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California Governor Signs Bill Requiring Schools to Teach Gay History

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California governor signs bill requiring schools to teach gay history

By the CNN Wire Staff

July 15, 2011

Los Angeles (CNN) -- Democratic California Gov. Jerry Brown said Thursday he had signed a bill that will require public schools in the state to teach students about the contributions of lesbian, gay, bisexual and transgender Americans.

The bill, believed to be the first of its kind in the nation, will also require teachers to provide instruction on the role of people with disabilities.

"History should be honest," Brown said in a statement.

"This bill revises existing laws that prohibit discrimination in education and ensures that the important contributions of Americans from all backgrounds and walks of life are included in our history books. It represents an important step forward for our state, and I thank Senator Leno for his hard work on this historic legislation."

The governor was referring to the bill's author, Sen. Mark Leno, a San Francisco Democrat.

California law already requires state schools to teach about the contributions of Native Americans, African-Americans, Mexican-Americans, and Asian-Americans, among other groups.

"Today we are making history in California by ensuring that our textbooks and instructional materials no longer exclude the contributions of LGBT (lesbian, gay, bisexual and transgender) Americans," Sen. Leno said in a statement.

Separately, he said the bill is thought to be the first of its kind in the nation. It will take effect in January, however, state textbooks are not likely to be updated until 2015, he said.

Leno's office cited research that shows students who learn about LGBT people are more likely to report their schools are inclusive and fair.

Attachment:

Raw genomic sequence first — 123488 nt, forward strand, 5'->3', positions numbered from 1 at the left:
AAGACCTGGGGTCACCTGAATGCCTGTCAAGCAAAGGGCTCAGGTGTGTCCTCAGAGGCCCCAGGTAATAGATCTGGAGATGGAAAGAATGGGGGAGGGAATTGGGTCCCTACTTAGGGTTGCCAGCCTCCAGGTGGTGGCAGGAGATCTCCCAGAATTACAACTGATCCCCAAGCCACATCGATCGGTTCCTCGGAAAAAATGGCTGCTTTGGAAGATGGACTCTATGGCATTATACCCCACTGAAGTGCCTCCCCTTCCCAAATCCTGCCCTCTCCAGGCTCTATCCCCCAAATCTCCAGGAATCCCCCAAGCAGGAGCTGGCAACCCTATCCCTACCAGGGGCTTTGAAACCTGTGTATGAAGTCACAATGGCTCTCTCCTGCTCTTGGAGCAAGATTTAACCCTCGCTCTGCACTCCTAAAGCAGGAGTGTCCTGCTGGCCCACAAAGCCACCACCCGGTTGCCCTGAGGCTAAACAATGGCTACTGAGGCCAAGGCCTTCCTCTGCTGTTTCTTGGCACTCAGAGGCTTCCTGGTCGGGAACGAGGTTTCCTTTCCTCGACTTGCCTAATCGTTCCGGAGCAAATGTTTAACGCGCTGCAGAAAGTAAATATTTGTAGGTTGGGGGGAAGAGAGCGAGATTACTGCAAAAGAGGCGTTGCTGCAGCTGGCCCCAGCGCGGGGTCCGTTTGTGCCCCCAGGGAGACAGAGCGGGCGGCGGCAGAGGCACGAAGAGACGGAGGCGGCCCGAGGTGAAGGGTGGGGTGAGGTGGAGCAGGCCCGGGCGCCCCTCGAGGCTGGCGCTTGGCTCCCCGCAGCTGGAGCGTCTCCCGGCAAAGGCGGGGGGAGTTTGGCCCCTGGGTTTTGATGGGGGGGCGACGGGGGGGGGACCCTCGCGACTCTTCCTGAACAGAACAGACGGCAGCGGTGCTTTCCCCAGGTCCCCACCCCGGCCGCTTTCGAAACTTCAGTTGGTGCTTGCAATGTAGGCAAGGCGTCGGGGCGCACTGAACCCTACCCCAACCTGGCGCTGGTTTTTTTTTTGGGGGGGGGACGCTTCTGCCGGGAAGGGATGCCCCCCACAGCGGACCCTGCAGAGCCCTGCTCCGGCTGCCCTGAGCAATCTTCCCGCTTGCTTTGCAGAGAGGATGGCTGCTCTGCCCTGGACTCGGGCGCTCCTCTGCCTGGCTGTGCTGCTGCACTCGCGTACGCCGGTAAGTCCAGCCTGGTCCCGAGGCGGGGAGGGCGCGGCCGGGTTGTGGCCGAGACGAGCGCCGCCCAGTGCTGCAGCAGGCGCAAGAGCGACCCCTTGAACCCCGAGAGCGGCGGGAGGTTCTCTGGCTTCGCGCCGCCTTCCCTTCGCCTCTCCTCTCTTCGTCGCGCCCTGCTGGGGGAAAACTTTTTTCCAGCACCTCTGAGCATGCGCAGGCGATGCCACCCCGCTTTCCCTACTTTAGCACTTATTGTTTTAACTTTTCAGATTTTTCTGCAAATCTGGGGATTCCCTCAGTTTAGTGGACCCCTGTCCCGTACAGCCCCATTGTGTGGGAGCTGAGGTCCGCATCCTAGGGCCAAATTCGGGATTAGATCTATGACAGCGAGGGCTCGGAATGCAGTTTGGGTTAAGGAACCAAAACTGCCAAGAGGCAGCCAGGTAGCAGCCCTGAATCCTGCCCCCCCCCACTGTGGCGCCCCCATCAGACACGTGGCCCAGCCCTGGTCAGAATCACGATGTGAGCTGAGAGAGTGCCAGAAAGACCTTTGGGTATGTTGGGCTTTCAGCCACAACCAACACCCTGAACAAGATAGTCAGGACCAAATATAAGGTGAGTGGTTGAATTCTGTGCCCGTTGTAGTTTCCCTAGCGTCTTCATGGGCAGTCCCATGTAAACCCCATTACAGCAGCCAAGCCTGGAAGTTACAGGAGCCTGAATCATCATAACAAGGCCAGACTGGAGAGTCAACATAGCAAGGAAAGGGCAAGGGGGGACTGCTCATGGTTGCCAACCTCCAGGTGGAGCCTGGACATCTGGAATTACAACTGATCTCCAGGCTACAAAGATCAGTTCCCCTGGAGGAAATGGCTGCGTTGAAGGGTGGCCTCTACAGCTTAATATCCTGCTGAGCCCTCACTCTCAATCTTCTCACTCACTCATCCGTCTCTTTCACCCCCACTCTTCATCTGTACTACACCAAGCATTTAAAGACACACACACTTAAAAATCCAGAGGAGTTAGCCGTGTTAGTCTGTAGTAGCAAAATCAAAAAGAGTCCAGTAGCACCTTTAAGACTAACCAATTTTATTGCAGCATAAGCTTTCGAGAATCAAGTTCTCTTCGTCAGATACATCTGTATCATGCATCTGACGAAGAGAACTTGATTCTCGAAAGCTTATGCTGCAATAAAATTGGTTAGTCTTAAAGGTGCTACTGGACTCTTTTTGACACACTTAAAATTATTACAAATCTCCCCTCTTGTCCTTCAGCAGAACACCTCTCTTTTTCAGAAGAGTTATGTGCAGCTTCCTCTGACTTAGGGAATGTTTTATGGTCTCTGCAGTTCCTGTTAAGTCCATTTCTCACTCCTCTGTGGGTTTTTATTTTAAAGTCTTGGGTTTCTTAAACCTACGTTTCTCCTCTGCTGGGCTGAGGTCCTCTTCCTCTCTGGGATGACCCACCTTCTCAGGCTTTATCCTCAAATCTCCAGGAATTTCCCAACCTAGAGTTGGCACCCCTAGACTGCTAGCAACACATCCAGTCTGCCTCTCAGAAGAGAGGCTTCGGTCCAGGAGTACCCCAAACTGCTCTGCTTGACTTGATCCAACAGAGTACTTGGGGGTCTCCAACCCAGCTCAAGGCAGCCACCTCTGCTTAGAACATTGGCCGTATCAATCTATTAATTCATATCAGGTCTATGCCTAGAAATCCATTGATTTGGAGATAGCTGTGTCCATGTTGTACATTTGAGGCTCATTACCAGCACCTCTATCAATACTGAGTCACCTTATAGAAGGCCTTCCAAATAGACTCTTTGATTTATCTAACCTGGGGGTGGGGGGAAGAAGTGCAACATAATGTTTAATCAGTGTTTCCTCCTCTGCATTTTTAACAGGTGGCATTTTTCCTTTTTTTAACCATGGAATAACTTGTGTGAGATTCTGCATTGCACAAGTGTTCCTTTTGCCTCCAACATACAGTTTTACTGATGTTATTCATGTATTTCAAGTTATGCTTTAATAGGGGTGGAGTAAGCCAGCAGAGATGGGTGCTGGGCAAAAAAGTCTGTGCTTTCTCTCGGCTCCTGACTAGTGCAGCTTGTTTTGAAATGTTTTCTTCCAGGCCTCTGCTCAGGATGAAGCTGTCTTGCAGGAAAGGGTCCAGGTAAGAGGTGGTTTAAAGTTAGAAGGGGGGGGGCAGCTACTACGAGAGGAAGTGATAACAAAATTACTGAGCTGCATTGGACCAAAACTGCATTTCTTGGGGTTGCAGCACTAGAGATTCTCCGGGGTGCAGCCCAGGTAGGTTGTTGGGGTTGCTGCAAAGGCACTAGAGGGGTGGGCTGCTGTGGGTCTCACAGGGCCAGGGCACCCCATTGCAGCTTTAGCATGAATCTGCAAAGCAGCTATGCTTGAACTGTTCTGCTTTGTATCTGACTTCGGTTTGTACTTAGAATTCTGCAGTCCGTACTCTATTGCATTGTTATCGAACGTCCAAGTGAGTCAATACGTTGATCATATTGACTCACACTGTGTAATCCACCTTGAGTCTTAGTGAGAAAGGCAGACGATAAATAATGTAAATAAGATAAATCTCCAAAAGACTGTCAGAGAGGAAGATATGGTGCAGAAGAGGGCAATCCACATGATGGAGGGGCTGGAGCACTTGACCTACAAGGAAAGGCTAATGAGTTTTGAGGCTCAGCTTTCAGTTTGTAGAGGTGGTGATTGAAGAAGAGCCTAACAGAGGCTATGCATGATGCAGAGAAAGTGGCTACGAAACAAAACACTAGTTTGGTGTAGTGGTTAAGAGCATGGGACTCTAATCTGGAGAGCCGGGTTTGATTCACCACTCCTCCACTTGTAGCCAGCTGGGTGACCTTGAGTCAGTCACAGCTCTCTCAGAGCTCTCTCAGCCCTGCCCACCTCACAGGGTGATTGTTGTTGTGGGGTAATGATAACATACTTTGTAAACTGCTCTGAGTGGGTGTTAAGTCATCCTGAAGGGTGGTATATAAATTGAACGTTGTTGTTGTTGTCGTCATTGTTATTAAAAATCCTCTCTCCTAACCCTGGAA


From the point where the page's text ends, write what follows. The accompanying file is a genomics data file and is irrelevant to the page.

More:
The bill, which passed the state legislature this month and the senate in April, according to the senator's office, is not without controversy.

It has drawn criticism from some religious and conservative groups, like the Traditional Values Coalition, a lobby organization that says it speaks on behalf of more than 43,000 churches.

"It is an outrage that Governor Jerry Brown has opened the classroom door for homosexual activists to indoctrinate the minds of California's youth, since no factual materials would be allowed to be presented," Rev. Louis Sheldon, chairman and founder of the Traditional Values Coalition, said in a statement.

"If parents don't already have their children out of public schools, this should cause them to remove them," he said.


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Chip by chip, the walls are coming down. I don't doubt that this is driving the religious right completely berserk.

Me personally, I think gay history should only be a small part of all of humanity. As I see it, we're all part of the same melting pot, the vast tapestry of different kinds of people. I don't see why gay history should be any more or less important than black history, American history, Asian history, Jewish history, or anything else.

Some of these arch-conservatist activists act like teachers are going to start showing hardcore Falcon videos in 3rd grade classrooms. To me, it's more a question of including gay people as part of life, and acknowledging that there's many different kinds of families in the world -- not necessarily passing judgement, just saying we exist.